What is Nanotechnology?

(This answer is taken from my book Innovate the Next: Success Frameworks to Innovating Products in Any Revolution). Nanotechnology is concerned with building things, materials and devices, to the same scale as atoms and molecules.

Above, I gave the example of the sizes of transistors decreasing from micrometres to nanometres. That is nanotech innovation.

A nanometre is one-billionth of a metre. Nanotechnology is the ability to zoom into particles (one-billionth of a metre) and examine and manipulate them on atomic and molecular levels.

Most glues lose their adhesiveness when exposed to high temperatures. Nanotechnology has enabled the study of adhesives (imagine the zoom capability), and thus triggered the innovation of nano-glue. It uses molecular chains to bond surfaces together even at high temperatures; in fact adhesion gets even stronger at higher temperatures.

Remember molecules are a combination of atoms. To give a glimpse into the size of an atom, Wikipedia says (measured in atom radius) ‘under most definitions the radii of isolated neutral atoms range between 30 and 300 picometres (trillionths of a metre).’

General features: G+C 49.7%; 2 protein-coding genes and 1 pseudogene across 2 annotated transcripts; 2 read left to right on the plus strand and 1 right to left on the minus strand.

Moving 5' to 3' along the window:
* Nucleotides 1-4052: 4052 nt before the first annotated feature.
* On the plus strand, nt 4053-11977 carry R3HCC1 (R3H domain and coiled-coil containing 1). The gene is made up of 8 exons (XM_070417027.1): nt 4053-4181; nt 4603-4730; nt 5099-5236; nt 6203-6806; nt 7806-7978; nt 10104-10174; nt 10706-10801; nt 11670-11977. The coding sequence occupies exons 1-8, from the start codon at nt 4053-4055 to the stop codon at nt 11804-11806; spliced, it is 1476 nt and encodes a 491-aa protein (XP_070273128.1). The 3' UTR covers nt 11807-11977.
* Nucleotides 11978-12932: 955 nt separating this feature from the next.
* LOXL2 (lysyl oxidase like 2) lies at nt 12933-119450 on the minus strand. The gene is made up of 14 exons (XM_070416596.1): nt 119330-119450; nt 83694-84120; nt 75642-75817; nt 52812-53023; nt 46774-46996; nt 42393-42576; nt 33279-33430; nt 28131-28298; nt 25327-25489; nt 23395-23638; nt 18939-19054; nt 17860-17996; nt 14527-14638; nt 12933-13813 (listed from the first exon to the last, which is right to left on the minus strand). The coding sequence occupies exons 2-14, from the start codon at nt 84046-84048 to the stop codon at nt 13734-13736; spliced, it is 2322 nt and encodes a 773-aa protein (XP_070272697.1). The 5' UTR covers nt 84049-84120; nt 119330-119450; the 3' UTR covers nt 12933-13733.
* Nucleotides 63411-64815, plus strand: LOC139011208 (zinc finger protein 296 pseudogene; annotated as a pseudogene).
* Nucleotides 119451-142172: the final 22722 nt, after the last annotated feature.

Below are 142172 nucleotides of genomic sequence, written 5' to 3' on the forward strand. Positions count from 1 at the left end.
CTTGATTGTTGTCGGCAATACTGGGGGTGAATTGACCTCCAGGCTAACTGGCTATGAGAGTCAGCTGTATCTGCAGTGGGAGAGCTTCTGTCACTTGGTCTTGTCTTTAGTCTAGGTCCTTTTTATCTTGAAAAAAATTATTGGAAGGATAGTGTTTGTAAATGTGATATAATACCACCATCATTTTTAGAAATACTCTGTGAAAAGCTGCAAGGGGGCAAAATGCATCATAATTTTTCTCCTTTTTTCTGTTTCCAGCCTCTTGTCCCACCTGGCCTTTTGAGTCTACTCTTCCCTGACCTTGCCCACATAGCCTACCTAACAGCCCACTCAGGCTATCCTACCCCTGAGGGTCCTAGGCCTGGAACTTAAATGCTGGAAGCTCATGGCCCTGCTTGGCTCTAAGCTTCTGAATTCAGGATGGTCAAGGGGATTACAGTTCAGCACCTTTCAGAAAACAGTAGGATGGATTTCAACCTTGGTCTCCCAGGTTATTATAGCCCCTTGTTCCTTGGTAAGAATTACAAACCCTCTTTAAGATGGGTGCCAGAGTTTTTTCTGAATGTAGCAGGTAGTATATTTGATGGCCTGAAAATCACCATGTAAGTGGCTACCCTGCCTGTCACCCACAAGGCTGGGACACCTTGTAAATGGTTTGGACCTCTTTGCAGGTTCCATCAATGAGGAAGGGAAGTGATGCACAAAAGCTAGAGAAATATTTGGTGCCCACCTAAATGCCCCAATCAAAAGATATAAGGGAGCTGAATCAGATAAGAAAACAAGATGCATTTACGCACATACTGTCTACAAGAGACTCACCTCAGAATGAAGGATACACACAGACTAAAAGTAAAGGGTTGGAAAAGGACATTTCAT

This is at the level at which nanotechnology operates to manipulate matter. In the example above, the scientists were able to manipulate the atoms of glue to a point where it became stickier when exposed to higher temperatures.

To use another illustration; humans are made up of cells, and are estimated to be composed of about 30 trillion cells. It is an unimaginable number.

Laser technology and nanotechnology combined is called Nanolaser technology. Nanolasers can laser check a drop of blood to determine if a patient will be resistant to certain drugs, e.g. cancer drugs.

Remember, blood is made up of cells and cells are made up of molecules.

Nanotechnology is used in a variety of fields we might not realise, e.g. sunscreens, fabric (that doesn’t wrinkle), tennis balls and protective paint coatings for cars (against bird poop; bird poop is harmful to the paintwork of most cars), etc.

Nanotechnology is being converged with other innovations like quantum computing. You will see below.

Basically, if you can view any kind of material at the nano-level, you can see how it operates and thus get ideas of how to manipulate the material in order to create further utility.

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Click here for the explanations of the other components of the 4IR (5G, Quantum Computing, Biotechnology, Autonomous Vehicles, 3D Printing, Decentralised Consensus, Iot, Nanotechnology, AI And Robotics).

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Innovate the Next’ is available on Amazon, on Takealot.com and in all South African bookstores.